I watched the man go from table to table, talking longer with the people at the tables than those in groups generally did, just as the young woman had the night before. Eventually, he circled back and started talking to me again. After a few minutes, he confessed to me, “Well, I’m on the other side from you-all.”

Dan Savage has no sympathy for the loneliness of the gay Republican (“And, hey, pull your head out of your ass before 2020, SWITCH, and you might have an easier time finding a guy who wants to stick his dick in there”) . . . but I have what the religious people might call “a heart for” lonely people—I notice them.

He told me that he had lived in for several years in Chicago and in California, but that he had come back to the small town in Indiana to help his parents and grandmother. He asked me about myself, and I told him I completely understood his yearning to be more part of the LGBT community, because I had felt estranged from the community once I stopped identifying as a lesbian up until recently. I told him that I felt that trans people’s activism had made the community more accepting of me, too, as a non-lesbian queer woman. He told me that while he lived in California, he’d been brainwashed by the Californians into voting for Obama. I told him that in my twenties, I’d been brainwashed by the Catholics into voting for Bob Dole.

He thinks that his personality is a better fit with conservatism—he is naturally monogamous, feels uneasy about changing definitions (he favors civil unions but not marriage for gay people, he’s conflicted about gender fluidity), and values family enough to leave behind what sounded like a less lonely life elsewhere to be an out gay man in Trump country. Social scientists have found heaps of evidence of personality differences between conservatives and liberals, deep-seated differences related to order and stability versus novelty-seeking and openness. Emily Laber-Warren summarizes a number of research studies with the conclusion that “conservatives are fundamentally more anxious than liberals, which may be why they typically desire stability, structure and clear answers even to complicated questions.” As a person with more than passing experience with anxiety, I find that this research helps me to feel less polarized in thinking about conservatives. The things that frighten conservatives don’t frighten me at all . . . but I do understand fear, and how vision-constricting and motivating it can be.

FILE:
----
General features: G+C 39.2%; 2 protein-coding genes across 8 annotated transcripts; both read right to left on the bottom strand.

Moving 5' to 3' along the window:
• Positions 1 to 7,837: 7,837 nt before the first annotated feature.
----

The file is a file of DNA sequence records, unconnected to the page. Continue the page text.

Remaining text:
But whatever this guy’s hardwired personality traits may be, it’s a fact that in one place, surrounded by one set of people, he voted for Obama, and in another place, surrounded by a different set of people, he voted (I assume) for Trump. There in his small town, even though he’s a Republican, he doesn’t fit because he’s gay.  In Gayland, even though he’s gay, he doesn’t fit because he’s conservative. I doubt that he is 100% living his truth, but I don’t think anyone is 100% living their truth anyway. But if his >90% truth is being gay and also being politically conservative, then his truth, in the world we live in now, will give him a lonely life on the outside of the two communities that are most important to him. Living your truth doesn’t always lead to a happy ending.